One of the most prominent symbols of the Opposition now attempting a coup in Ukraine is the red and black flag of Stepan Bandera, founder and head of the OUN (Organization of Ukrainian Nationalists) and its military wing, the UPA (Ukrainian Insurgent Army). The flag is all over the Euromaidan, and a giant poster of Bandera has been hanging inside the Trade Union House, seized by the demonstrators and occupied as their headquarters for the past two months.
Who was Stepan Bandera, really?
Stepan Bandera was a leading Nazi collaborator during World War II. He organized a movement to declare Ukrainian independence from the Soviet Union in the 1930s, had strong ties to the Hitler regime prior to World War II, and organized underground support operations for the Nazi invasion. At one point, due to his push for Ukrainian independence, he was jailed by the Germans, but was later released and the collaboration during the war continued.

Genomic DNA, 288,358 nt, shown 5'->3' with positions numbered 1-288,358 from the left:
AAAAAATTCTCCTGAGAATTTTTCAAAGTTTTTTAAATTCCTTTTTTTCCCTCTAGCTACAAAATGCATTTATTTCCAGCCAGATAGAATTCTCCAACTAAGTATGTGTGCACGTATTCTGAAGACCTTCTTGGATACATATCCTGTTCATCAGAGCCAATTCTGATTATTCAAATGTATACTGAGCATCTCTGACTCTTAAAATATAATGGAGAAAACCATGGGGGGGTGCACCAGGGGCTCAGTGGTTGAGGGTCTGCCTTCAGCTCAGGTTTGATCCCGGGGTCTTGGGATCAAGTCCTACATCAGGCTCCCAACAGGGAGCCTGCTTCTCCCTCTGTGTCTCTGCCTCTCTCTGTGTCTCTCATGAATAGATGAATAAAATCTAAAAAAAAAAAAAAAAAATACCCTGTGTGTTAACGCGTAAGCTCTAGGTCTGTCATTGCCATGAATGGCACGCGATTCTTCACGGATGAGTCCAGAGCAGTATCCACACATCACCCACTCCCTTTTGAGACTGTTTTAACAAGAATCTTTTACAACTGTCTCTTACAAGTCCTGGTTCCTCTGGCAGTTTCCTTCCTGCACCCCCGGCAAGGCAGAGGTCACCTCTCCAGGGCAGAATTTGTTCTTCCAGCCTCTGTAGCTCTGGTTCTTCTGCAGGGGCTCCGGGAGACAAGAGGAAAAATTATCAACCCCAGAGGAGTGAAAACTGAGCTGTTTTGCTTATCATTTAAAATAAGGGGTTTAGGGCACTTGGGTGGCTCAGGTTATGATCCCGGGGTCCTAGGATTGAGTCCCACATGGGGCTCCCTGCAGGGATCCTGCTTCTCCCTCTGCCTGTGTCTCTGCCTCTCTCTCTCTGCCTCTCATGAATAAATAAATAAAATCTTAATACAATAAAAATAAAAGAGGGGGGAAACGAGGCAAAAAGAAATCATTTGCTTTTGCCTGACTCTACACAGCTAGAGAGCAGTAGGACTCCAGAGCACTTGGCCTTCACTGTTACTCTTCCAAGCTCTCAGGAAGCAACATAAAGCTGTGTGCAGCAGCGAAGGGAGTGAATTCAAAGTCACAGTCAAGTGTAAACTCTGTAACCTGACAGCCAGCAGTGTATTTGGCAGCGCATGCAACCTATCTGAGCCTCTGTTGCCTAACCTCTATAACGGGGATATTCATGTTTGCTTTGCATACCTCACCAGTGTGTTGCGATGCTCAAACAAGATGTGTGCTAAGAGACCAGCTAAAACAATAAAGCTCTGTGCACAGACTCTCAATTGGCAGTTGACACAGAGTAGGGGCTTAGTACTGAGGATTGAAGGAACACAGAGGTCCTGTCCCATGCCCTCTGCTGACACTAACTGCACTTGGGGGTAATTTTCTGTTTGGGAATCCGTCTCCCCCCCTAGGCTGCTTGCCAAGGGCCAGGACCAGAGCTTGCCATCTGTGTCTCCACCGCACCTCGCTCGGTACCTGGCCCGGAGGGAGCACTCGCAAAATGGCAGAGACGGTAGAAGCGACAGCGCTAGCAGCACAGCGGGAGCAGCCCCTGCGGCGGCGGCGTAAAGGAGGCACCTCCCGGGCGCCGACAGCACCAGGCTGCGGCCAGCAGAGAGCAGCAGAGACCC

His armed unit, the UPA, which was run together with [General] Shukevich, was completely financed by Hitler, and supplied with weapons.
The OUN-UPA program was “Ukraine for Ukrainians Only” and “Death to the Enemies” — meaning anybody related to any past oppressor. That was the “rationale” for the massacre of 70 to 100,000 Poles by the Banderists in 1943-44, in a huge ethnic- cleansing operation.
At the end of the war, according to an official history of MI6, Bandera was recruited to work for British intelligence, to run terror operations inside the SU. At a later point, he was picked up by the Gehlen Organization after Gehlen was named head of BND in the early 1950s. So, the British-Nazi pedigree is clearly established.
In 2010, then-Ukrainian President Yushchenko gave a Hero of Ukraine award to Bandera. (He had already granted that award to Shukevich.) Bandera’s grandson, also named Stepan Bandera, received the posthumous award. Yushchenko’s (new) wife was a member of a Banderist youth group, and, according to some sources, the daughter of one of the leaders of Bandera’s OUN.